In a 12-month open-label study of mazindol in Japan, Inoue (645) enrolled 32 subjects, half of whom dropped out before 1 yr of treatment. Using last-observation-carried-forward analysis, there was a 9% loss of initial body weight, which is comparable to drug-induced weight loss in many placebo-controlled trials with other drugs. Blood pressure, glucose, insulin, cholesterol, triglycerides, and GPT (ALT) levels declined during treatment. In a second study Inoue treated 10 patients for 8 wk with a very-low-calorie diet on an outpatient basis, another 10 with the same very-low-calorie diet on an inpatient basis, and a final 10 with a very-low-calorie outpatient diet supplemented with mazindol (645). The weight loss of the outpatients was slower than that of the inpatients, illustrating the issues of noncompliance. The outpatient group on mazindol had significantly more weight loss than those on the very-low-calorie diet alone and approached the success of the inpatient group. These three groups were followed for 1 yr using an open-label design in which 50% of the group on mazindol maintained their weight loss compared with 20% in the groups that were not given medication.
iii) Phentermine : There are three long-term studies using phentermine (131, 642, 643). In the first study (131), one group of patients received placebo, the second group received phentermine resin 30 mg/day, and the third group were treated with phentermine resin alternating with placebo at 1-month intervals (Fig. 11) (131). The two groups given intermittent or continuous phentermine each lost an average of 20.5% of initial body weight compared with a 6% loss of initial body weight with placebo. The group treated intermittently illustrates again the change in rate of weight loss when transferring from active drug to placebo (see Fig. 11). At each transition, weight loss accelerated or slowed relative to the continuously treated patients. These authors concluded that intermittent phentermine was preferable because it was cheaper, gave equivalent weight loss, and reduced exposure to medication. In the second study (643), 30 osteoarthritic subjects were treated for 6 months with phentermine resin 30 mg/day or placebo. In the paper, the authors reported that the group treated with phentermine lost 12.6% of their body weight, compared with 9.2% for the group receiving placebo. In the third study (642), 59 subjects were treated for 14 wk with phentermine 30 mg/day or placebo. Subjects in the phentermine group lost 8.7% of their body weight compared with 2.0% for placebo.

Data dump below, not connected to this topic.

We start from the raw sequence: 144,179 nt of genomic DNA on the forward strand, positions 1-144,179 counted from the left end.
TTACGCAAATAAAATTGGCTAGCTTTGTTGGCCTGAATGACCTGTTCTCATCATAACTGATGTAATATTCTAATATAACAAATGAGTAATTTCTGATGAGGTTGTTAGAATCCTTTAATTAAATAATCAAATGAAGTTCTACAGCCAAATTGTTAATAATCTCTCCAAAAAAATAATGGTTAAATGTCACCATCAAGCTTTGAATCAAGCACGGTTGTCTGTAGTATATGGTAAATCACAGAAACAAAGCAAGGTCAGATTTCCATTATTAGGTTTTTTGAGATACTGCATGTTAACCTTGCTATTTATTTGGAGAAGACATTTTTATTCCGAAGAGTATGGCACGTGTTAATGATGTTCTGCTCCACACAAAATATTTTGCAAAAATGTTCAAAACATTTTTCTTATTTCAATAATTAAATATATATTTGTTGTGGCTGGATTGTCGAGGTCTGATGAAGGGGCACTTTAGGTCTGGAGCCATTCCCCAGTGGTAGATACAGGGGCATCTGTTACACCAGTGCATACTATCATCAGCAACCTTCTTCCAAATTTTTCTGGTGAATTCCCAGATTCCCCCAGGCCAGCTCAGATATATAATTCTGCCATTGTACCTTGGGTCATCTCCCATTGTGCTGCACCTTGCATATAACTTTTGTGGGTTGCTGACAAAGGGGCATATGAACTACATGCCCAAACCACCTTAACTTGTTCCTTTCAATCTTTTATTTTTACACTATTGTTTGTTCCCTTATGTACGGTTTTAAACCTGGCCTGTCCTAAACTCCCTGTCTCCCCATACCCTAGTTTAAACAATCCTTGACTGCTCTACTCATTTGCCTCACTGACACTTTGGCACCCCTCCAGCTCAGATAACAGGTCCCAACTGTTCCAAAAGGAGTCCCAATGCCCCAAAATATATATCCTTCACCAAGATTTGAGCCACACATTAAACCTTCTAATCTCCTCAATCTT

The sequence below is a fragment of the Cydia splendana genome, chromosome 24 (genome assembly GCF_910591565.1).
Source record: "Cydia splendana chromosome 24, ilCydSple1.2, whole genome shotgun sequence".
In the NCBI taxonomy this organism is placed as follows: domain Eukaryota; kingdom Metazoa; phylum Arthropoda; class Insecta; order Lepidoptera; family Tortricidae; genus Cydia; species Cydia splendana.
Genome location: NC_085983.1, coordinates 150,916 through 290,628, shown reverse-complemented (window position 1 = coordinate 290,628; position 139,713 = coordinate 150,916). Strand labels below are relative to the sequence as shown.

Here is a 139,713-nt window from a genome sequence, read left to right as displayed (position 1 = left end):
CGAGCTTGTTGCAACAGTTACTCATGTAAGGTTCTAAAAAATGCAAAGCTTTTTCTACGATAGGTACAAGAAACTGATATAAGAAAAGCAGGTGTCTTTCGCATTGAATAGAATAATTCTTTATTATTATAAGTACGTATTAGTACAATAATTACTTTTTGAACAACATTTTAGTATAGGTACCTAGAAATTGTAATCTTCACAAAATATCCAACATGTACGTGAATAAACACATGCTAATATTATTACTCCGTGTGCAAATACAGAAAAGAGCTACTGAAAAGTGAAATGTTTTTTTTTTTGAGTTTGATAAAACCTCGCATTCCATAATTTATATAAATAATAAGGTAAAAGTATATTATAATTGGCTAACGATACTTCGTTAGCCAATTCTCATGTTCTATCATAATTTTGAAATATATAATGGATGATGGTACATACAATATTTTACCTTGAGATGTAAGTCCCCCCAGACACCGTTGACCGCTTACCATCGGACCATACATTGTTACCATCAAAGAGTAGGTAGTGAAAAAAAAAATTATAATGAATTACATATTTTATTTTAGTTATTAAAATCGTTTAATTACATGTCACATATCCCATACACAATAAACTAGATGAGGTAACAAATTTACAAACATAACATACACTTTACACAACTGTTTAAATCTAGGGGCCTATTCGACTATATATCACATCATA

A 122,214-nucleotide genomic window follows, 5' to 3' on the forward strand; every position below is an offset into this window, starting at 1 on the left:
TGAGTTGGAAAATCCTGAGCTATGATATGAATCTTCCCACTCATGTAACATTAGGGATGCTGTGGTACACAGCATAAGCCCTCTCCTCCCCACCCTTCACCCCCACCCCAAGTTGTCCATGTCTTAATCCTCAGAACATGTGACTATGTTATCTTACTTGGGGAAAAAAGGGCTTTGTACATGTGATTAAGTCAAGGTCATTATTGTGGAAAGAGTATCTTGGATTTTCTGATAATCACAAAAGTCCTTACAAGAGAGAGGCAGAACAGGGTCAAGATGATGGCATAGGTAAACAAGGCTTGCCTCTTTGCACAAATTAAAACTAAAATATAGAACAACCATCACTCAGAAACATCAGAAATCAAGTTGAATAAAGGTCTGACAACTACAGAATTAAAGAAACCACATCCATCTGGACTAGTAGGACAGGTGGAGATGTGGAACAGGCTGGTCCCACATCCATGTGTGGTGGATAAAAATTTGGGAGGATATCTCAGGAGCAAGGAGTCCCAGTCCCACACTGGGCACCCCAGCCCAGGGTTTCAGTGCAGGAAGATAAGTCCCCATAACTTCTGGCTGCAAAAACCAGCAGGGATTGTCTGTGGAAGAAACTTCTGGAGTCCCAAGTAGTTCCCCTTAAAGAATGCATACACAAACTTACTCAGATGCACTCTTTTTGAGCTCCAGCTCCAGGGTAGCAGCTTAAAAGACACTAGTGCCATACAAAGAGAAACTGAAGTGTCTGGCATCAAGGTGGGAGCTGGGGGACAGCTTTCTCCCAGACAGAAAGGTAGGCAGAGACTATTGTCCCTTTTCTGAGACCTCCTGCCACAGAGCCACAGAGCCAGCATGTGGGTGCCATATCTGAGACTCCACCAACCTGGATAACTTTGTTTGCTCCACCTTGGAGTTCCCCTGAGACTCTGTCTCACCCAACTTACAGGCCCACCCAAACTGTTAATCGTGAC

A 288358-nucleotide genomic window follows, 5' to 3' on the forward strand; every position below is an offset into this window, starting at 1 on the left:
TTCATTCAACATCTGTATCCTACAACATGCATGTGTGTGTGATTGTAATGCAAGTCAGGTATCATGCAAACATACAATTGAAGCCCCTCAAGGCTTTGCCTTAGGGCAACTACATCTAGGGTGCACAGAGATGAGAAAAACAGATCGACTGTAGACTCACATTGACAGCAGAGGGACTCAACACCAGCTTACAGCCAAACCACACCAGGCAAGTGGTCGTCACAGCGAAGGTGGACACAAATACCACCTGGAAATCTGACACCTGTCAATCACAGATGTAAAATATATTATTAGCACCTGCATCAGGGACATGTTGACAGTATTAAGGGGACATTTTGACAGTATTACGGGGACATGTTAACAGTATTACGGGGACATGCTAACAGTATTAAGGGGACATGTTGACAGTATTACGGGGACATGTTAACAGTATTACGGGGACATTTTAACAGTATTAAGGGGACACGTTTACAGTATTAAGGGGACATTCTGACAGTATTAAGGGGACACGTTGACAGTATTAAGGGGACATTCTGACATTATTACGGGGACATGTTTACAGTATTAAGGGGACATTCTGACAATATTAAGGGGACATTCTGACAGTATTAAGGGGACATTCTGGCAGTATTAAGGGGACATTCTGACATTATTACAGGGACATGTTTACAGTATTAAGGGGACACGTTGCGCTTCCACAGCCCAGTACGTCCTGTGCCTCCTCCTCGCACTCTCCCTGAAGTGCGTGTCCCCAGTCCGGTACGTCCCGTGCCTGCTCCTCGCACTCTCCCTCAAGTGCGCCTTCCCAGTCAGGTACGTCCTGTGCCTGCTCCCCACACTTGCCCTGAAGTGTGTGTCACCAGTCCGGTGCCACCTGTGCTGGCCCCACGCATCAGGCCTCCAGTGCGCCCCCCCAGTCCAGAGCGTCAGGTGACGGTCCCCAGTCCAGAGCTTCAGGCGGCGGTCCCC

b. Serotonergic drugs . Most of the data on serotonergic drugs have been collected using fenfluramine or dexfenfluramine, two drugs that block serotonin reuptake and stimulate its release. The INDEX trial was the first year-long multicenter trial of any appetite-suppressing drug. In this trial, weight loss in the drug-treated group was significantly greater than with placebo, although the placebo lost 7.5% below the baseline compared with more than 9% for the drug-treated group. The studies with fluoxetine and sertraline, selective serotonin reuptake inhibitors (SSRIs), show a modest effect on weight loss. With fluoxetine, weight is regained even while therapy is continued.
i) Dexfenfluramine: The largest number of long-term double-blind placebo-controlled trials have been done with dexfenfluramine and are summarized in Table 12. The criteria for inclusion in Table 12 are similar to those in Tables 8, 9, and 10, double-blind randomized controlled trials containing initial and final weights. Trials not meeting these criteria, such as trials that gave weight loss without publishing the initial weights, were not included. In the randomized, placebo-controlled multicenter INDEX trial reported by Guy-Grand et al. (129), 404 subjects were randomized to the placebo group and 418 received 15 mg of dexfenfluramine twice daily for 1 yr with a 2-month post-treatment follow-up. Diet decisions were left to individual centers. More subjects dropped from the placebo group for ineffectiveness (36%) than defaulted from the dexfenfluramine group for adverse events (27%). The dexfenfluramine-treated group lost 10% of initial body weight compared with 7% in the placebo group, which was statistically significant based on subjects completing the study. The percentage of subjects completing the trial and losing more than 5%, 10%, and 15% of their initial weight in the dexfenfluramine and placebo groups, respectively, was 72% vs. 50%, 53% vs. 30%, and 29% vs. 16% (Fig. 12).